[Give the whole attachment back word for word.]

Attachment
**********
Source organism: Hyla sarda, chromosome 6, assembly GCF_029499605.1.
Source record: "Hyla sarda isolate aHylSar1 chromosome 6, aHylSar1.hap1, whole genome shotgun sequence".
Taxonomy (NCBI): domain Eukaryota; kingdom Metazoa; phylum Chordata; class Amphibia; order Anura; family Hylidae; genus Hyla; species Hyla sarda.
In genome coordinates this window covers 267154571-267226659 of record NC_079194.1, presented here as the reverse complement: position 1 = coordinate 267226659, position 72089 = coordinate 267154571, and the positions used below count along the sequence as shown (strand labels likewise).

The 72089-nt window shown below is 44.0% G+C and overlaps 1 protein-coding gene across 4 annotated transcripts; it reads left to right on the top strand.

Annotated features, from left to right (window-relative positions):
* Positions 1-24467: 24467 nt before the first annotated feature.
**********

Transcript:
Source organism: Hyla sarda, chromosome 6, assembly GCF_029499605.1.
Source record: "Hyla sarda isolate aHylSar1 chromosome 6, aHylSar1.hap1, whole genome shotgun sequence".
Taxonomy (NCBI): domain Eukaryota; kingdom Metazoa; phylum Chordata; class Amphibia; order Anura; family Hylidae; genus Hyla; species Hyla sarda.
In genome coordinates this window covers 267154571-267226659 of record NC_079194.1, presented here as the reverse complement: position 1 = coordinate 267226659, position 72089 = coordinate 267154571, and the positions used below count along the sequence as shown (strand labels likewise).

The 72089-nt window shown below is 44.0% G+C and overlaps 1 protein-coding gene across 4 annotated transcripts; it reads left to right on the top strand.

Annotated features, from left to right (window-relative positions):
* Positions 1-24467: 24467 nt before the first annotated feature.